Fire authority blames voters for parcel tax failure
April 19, 2014
By JOSH FRIEDMAN
After 60 percent of voters rejected a parcel tax initiative for firefighting services, the Five Cities Fire Authority (FCFA) took to Facebook to blame its fiscal woes on South County property owners.
On Friday, the votes were tallied. Property owners in Arroyo Grande, Grover Beach and Oceano voted 59.6 percent against the $1 million-a-year property assessment measure and 40.3 percent in favor of it.
The FCFA said the ballot initiative would increase services, but the fire authority is now saying that voters cost six firefighters their jobs.
“Today, property owners in the Five Cities voted overwhelmingly to eliminate six firefighter positions and stated their preference to have fewer personnel respond to fires, accidents and calls for medical aid,” the FCFA wrote on its Facebook page. “It is hard to understand how fewer firefighters, older engines and worn equipment comprises a formula for success.”
Attached to the Facebook post, the FCFA placed a photo of a fireman battling a fire from the roof of a burning house.
“I think he’s worth $10 an hour,” the FCFA wrote.
In 2010, the FCFA formed when Arroyo Grande, Gover Beach and Oceano chose to consolidate their fire departments into one. The consolidation of the agencies was supposed to be a cost saving move.
But, the FCFA budget rose from $3.4 million to $4.3 million in its first two years of operation.
In 2012, the FCFA applied for a FEMA grant, which it received, and used the one-time funds to hire the six firefighters. The funds expire later this year.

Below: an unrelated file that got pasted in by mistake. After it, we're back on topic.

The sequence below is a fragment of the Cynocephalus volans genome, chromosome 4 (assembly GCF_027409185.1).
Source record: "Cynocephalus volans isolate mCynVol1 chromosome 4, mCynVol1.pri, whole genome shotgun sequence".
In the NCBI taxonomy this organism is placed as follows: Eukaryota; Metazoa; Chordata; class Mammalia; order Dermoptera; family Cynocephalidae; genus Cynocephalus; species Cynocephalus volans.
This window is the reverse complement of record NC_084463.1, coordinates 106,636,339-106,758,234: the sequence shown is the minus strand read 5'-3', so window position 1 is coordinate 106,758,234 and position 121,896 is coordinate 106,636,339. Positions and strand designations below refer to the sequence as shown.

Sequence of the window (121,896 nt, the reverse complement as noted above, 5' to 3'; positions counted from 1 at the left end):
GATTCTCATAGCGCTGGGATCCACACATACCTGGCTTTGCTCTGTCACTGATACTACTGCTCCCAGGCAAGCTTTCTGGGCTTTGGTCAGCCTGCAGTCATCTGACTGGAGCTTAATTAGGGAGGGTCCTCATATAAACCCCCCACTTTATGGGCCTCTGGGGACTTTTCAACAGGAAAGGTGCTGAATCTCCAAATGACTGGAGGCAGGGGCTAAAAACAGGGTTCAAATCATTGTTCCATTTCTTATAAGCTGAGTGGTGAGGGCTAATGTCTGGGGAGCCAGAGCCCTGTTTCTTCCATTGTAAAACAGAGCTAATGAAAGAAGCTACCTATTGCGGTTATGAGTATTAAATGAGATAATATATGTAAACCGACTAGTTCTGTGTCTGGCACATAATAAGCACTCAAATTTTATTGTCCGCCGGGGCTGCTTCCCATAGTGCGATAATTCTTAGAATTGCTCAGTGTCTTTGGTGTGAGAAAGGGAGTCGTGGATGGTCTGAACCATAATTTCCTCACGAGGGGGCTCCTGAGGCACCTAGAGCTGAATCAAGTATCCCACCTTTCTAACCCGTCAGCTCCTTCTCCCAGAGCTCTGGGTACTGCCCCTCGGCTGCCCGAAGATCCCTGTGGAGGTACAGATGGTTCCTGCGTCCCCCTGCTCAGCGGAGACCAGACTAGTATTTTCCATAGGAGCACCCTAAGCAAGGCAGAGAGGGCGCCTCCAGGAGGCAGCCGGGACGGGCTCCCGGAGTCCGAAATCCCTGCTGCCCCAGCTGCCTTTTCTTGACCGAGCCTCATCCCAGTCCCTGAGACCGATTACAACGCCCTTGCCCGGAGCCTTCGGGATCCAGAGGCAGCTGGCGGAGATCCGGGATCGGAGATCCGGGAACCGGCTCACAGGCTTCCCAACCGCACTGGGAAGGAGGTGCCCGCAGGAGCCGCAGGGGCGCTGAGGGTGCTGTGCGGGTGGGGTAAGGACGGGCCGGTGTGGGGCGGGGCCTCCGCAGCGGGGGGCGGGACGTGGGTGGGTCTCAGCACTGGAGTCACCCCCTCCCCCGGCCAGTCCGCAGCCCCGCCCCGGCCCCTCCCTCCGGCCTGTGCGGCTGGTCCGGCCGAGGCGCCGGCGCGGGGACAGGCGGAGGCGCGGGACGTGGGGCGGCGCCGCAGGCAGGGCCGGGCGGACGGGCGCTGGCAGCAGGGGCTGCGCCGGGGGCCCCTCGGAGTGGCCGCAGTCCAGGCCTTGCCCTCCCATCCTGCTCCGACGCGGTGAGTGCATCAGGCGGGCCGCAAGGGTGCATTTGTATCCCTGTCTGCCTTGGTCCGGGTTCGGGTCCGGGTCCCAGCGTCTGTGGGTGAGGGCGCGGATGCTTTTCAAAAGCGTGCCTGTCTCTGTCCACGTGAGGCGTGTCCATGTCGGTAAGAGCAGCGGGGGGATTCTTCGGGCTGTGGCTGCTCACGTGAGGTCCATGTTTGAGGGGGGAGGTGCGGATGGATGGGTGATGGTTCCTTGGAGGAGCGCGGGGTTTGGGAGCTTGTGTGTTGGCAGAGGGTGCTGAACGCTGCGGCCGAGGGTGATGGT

Critics of the agency called the ballot measure a bailout for its decision to hire the firefighters without future funding secured.
Fire Chief Mike Hubert said funds from the assessment would go toward equipment, apparatus and dispatch services, as well as to staffing costs. Hubert told CalCoastNews before the vote that, although he’d like to keep the firefighters, they are classified as additional personnel, not necessary for the FCFA to function.
“At least the community got additional personnel for that period of time,” Hubert said.
The FCFA may, again, apply for the FEMA grant in order to retain the firefighters. “That’s not guaranteed to work, though,” Hubert said.
Had the parcel tax passed, property owners in the area would have received a $66 annual assessment. The assessment could increase four percent annually because of a cost of living adjustment built into it.
A three-member board, which governs the FCFA, now must sort out the agency’s financial troubles as it prepares a budget for the upcoming fiscal year. The board consists of a representative from the Arroyo Grande and Grover Beach city councils, as well as one from the Oceano Community Services District board.
Arroyo Grande Councilman Joe Costello, Grover Beach Councilman Bill Nichols and Oceano CSD director Karen White currently comprise the FCFA board.